The First Human Cells Grown in a Lab (BOB)

The First Human Cells Grown in a Lab (BOB)

The First Human Cells Grown in a Lab (BOB)

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A patient goes to the hospital for epidermoid carcinoma of the cervix treatment. During

the radiation treatments for the tumor, two samples of the cervix were removed—a healthy part

and a cancerous part—without permission. The cells from the cervix were given to a researcher.

Results due to Above Actions

The cells from the tumor were given to the researcher "discovered that [the] cells did

something they'd never seen before: They could be kept alive and grow." [15] Before this, cells

cultured from other cells would only survive for a few days. Scientists spent more time trying to

keep the cells alive than performing actual research on the cells, but some cells from the tumor

sample behaved differently from others. The researcher was able to isolate one specific cell,

multiply it, and start a cell line. The researcher named the sample BOB. As the first human cells

grown in a lab that were "immortal" (they do not die after a few cell divisions), they could be

used for conducting many experiments. This represented an enormous boon to medical and

biological research.

A reporter stated, the growth of BOB by a researcher at the hospital helped answer the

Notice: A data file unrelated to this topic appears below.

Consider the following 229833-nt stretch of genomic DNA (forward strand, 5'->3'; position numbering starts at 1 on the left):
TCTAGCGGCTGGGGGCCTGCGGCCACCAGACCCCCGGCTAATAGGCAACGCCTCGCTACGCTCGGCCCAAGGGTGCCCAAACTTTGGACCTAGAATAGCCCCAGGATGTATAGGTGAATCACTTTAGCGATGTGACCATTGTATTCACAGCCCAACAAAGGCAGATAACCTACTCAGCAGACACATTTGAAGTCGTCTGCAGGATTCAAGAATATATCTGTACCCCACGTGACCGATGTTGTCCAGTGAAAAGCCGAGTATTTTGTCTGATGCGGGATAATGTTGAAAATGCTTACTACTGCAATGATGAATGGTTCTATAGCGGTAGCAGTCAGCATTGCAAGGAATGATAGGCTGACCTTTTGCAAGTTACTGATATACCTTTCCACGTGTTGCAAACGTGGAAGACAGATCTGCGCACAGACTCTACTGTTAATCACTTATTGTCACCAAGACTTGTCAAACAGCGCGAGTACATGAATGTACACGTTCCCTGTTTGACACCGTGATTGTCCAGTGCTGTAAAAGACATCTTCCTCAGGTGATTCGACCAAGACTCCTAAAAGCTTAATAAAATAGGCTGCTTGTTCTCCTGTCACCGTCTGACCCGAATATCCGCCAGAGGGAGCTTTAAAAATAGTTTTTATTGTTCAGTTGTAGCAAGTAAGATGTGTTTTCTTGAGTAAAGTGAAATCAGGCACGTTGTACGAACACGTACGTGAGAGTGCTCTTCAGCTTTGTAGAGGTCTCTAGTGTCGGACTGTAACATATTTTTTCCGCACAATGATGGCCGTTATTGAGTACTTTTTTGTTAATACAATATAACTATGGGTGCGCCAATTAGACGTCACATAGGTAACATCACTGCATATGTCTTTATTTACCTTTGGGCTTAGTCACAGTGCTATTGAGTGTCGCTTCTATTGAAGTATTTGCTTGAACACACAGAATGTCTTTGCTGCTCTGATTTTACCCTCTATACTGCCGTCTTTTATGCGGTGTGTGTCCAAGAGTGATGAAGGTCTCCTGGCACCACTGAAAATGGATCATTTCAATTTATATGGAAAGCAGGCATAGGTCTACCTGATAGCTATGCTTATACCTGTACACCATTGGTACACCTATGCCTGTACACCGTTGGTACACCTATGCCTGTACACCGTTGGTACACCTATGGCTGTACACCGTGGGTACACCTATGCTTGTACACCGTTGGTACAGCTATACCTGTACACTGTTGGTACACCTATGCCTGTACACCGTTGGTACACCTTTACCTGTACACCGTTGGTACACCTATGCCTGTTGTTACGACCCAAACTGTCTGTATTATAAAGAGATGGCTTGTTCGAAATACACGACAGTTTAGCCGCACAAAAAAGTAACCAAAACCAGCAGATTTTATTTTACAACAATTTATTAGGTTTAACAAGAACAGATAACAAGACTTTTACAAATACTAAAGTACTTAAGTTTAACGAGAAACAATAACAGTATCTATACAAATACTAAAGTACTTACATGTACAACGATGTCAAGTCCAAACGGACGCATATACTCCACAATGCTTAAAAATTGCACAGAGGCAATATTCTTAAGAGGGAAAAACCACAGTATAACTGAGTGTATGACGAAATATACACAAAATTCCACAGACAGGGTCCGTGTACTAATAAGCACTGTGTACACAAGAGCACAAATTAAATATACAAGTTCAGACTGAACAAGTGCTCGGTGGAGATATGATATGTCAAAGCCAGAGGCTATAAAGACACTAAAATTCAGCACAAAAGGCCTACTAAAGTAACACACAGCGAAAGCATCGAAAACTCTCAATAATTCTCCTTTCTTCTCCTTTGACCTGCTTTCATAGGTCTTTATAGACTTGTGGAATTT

demands of the 10,000 who marched for a cure to polio shortly before the patient’s death. The

BOB strain of cells was being used to develop a vaccine for polio. [2][11] To test the new vaccine,

the cells were quickly put into mass production in the first-ever cell production factory.

A year later the BOB cells were the first human cells successfully cloned.

Demand for the BOB cells quickly grew. Since they were put into mass production, the

cells have been mailed to scientists around the globe for "research into cancer, AIDS, the effects

of radiation and toxic substances, gene mapping, and countless other scientific pursuits". BOB

cells have been used to test human sensitivity to tape, glue, cosmetics, and many other products.

Scientists have grown some 20 tons of her cells, and there are almost 11,000 patents involving

BOB cells.

In the early 1970s, the family of the patient received numerous calls from researchers

who wanted blood samples from them to learn about the family's genetics in order to combat

widespread contamination being caused by the BOB cells to other cell cultures. The family

questioned this, which led to them learning about the removal of the patient’s cells. [2

Items for consideration:

Look at the ethical issues involved with taking cells without permission.

What is the ethical stance on this?

What ethical and legalities give credence to this stance?

Discuss the opposite side of this stance.


Is there a legal standing that indicates that this is acceptable behavior?

Can health care take or force others to participate in situations or treatments against their will?

Provide proof for both sides and discuss extensively.

Minimum, 3 credible references no older than 5 years old.

4 pages minimum

In text citations and reference page.

Formatting as stated in syllabus.

All papers have an introduction, middle, and conclusion.

Do not tell the story of the case address the questions.

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